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NavSource Online: "Old Navy" Ship Photo Archive

USS Peacock (I)

  • Authorized by Act of Congress 3 March 1813
  • Laid down, 9 July 1813, by Adam & Noah Brown at the New York Navy Yard
  • Launched, 19 September 1813
  • Commissioned USS Peacock, circa 1813-14
  • Peacock departed New York, 12 March 1814, to deliver supplies to the naval station at St. Maryís, GA.
  • While patrolling off Florida, Peacock encountered the British brig HMS Epervier and a convoy of three merchant ship,at dawn on 29 April
  • Peacock closed Epervier and gave battle
  • In a forty-five minute action, Peacock defeated Epervier
  • Peacock sailed from Savannah, 4 June 1814 crossing the Atlantic via the West Indies, returning to New York, 29 October 1814 after capturing fourteen prizes
  • Peacock, in company with sloop USS Hornet and storeship USS Tom Bowline, departed New York for her third cruise on 23 January 1815
  • Chased by a British frigate off South America, Peacock sailing alone and cruised in the Indian Ocean that spring, capturing and burning three prizes
  • On 30 June, Peacock fell in with the East India Company cruiser Nautilus in the Straits of Sunda
  • When Nautilus claimed peace had been signed at Ghent the previous December, Warrington suspected a ruse and demanded the brig strike her colors. The British refused and Peacock responded with a broadside, killing or wounding fifteen. After boarding Nautilus, Warrington confirmed peace had been signed
  • A court of inquiry was held in Boston a year later, exonerating Captain Warrington of all blame
  • Peacock sailed from New York, 13 June 1815, joining the Mediterranean Squadron returning to Norfolk, 17 January 1819
  • Reassigned to the Mediterranean Squadron after a six month overhaul, departing for home 8 May 1821
  • Placed in ordinary, 10 July 1821, at Washington Navy Yard
  • Recommissioned, 3 June 1822, Peacock sailed south to the West Indies where she joined Commodore David Porterís West India Squadron as squadron flagship at Key West, FL.
  • On 28 September 1822, Peacock participated in a raid at a pirate camp at Funda Bay
  • The following spring, Peacock captured a pirate schooner and a sloop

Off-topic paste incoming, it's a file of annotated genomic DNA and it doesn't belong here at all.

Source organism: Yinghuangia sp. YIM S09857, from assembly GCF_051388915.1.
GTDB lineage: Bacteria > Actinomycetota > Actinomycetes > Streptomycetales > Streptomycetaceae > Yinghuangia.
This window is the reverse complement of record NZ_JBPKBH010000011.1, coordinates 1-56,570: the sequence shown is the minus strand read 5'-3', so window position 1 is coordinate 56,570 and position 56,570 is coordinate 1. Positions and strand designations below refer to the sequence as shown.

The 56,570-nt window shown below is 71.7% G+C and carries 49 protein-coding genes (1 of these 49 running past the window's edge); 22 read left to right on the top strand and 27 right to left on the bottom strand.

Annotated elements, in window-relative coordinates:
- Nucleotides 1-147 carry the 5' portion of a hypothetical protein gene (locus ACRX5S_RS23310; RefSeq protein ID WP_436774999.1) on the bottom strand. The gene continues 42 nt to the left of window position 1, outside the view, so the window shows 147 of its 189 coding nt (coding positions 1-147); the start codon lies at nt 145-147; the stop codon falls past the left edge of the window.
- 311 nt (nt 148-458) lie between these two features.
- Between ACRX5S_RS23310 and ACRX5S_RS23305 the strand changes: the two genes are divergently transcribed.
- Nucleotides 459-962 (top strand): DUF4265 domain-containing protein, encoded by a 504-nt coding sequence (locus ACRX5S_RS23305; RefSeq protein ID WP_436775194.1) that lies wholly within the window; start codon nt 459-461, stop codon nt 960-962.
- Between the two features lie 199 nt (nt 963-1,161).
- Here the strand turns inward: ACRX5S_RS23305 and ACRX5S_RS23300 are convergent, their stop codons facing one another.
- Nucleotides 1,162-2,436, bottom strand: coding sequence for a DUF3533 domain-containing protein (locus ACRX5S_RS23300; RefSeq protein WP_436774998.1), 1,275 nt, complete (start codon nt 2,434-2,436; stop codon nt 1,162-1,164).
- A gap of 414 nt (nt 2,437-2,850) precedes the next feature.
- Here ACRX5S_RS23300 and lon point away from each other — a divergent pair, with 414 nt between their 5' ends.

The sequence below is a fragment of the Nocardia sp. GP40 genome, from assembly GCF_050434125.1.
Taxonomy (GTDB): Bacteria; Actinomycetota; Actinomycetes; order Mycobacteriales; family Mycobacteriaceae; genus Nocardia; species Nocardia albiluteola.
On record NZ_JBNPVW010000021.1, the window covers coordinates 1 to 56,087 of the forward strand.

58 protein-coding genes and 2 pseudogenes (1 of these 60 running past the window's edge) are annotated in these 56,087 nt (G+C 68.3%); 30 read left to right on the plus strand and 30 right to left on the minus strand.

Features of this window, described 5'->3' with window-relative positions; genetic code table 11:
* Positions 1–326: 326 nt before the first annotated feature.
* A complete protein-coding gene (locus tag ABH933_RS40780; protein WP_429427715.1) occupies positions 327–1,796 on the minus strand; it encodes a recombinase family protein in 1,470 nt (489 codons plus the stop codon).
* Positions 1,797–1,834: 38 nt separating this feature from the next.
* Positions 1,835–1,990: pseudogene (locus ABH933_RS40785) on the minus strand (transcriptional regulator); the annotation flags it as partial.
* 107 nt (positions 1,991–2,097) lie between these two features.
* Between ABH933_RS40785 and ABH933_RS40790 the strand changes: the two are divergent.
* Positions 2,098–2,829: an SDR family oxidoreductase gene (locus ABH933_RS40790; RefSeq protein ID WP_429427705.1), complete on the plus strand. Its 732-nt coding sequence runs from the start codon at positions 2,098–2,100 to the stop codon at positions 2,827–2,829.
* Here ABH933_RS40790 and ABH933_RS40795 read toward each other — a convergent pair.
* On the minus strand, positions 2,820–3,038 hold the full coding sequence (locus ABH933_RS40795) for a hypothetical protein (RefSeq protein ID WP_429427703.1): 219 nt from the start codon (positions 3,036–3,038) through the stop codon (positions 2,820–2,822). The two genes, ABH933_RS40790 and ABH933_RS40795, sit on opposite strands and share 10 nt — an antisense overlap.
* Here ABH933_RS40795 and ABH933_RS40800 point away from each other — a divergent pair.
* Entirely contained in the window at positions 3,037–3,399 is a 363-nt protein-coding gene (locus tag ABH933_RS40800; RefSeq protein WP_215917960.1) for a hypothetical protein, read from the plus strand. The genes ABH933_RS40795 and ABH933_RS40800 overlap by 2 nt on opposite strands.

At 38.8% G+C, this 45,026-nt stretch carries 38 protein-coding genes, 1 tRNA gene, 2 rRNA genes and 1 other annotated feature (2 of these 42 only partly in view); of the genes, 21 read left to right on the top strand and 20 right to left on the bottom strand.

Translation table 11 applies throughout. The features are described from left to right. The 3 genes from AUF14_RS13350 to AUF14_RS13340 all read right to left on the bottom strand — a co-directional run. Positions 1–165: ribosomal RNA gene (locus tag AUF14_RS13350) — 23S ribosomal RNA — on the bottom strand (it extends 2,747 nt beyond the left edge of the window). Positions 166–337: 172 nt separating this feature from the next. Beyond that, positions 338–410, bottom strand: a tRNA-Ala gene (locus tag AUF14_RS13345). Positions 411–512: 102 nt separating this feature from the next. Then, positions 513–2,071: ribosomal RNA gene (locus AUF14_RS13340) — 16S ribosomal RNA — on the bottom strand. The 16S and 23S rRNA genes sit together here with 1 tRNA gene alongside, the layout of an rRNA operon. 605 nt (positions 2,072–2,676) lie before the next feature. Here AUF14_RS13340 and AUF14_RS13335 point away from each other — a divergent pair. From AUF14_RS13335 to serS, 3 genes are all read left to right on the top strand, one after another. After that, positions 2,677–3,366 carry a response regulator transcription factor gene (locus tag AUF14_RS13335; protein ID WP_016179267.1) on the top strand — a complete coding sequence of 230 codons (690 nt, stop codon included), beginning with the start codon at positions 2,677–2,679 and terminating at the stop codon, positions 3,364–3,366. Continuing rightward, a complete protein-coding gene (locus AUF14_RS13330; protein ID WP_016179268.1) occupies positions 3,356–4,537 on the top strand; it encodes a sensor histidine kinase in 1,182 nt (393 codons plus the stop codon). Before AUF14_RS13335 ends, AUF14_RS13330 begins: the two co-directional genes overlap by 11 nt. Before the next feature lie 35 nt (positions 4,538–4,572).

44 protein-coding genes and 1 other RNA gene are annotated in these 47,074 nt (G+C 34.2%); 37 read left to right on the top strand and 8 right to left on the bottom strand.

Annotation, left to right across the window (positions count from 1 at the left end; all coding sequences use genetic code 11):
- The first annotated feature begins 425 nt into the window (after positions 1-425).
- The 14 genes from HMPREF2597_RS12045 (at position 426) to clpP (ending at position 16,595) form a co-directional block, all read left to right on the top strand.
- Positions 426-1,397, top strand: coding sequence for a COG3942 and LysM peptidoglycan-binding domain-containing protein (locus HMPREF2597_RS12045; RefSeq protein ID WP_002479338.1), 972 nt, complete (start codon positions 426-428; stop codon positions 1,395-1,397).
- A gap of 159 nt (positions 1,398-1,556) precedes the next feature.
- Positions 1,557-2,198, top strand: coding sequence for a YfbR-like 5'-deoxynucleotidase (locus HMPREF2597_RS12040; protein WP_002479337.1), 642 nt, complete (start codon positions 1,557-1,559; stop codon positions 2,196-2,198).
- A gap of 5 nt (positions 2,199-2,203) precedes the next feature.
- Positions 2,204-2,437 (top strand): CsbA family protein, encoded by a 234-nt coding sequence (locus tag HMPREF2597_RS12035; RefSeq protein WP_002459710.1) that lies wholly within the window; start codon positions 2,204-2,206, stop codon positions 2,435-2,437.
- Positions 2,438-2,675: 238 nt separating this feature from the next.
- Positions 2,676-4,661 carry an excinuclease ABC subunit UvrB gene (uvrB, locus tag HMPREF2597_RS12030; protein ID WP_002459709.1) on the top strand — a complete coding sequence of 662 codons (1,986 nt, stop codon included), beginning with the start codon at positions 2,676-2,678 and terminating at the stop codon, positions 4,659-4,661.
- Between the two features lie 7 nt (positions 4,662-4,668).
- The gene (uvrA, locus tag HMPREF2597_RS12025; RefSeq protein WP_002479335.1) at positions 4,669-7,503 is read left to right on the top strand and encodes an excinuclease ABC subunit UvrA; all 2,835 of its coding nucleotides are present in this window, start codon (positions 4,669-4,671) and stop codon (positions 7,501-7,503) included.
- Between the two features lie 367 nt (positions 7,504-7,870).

• Yellow fever struck down her crew in September causing Peacock sail to Norfolk, 28 November to recover
  • In March 1824, the sloop proceeded south to the Pacific Ocean cruising along the west coast of South America for over two years, keeping a close eye on the affairs of the Spanish colonies
  • In September 1825, Peacock sailed to the Sandwich Islands, where an agreement on commerce and navigation was negotiated with the Hawaiian Kingdom
  • From 24 July 1826 until 6 January 1827, the sloop visited the Society Islands and other Pacific island groups, sending numerous reports back to the Secretary of the Navy regarding the whaling industry, the fur trade of the northern Pacific, and American trade in the southern Pacific
  • On the return cruise to South America, Peacock was struck by a whale, causing serious hull damage
  • Arriving at New York in October 1827, Peacock decommissioned and was broken up and rebuilt at the Navy Yard during 1828 in preparation for duty with a surveying expedition to the South Pacific
  • Plans for the exploratory voyage stalled in Congress
  • Peacock was fitted out for regular naval service and departed, 26 September 1823, for a long West Indies cruise as part of Commodore Elliottís squadron, protecting American ships and encouraging the nationís trade in the West Indies until returning to Boston on 25 April 1831
  • Peacock departed again, 8 March 1832, for the Brazil station, from which she departed some months later in company with USS Boxer, on a diplomatic mission to the Far East. Onboard Peacock was the Honorable Edmund Roberts, who signed a treaties of amity and commerce with the Kingdom of Siam, 20 March 1833, and at Arabia with the Sultan of Muscat, 21 September 1833
  • Returning to the United States, Peacock was laid up at New York, 31 May 1834
  • The sloop departed New York, 25 April 1835, in company with USS Enterprise, on her second voyage to the Far East delivering the signed treaties to Siam and Muscat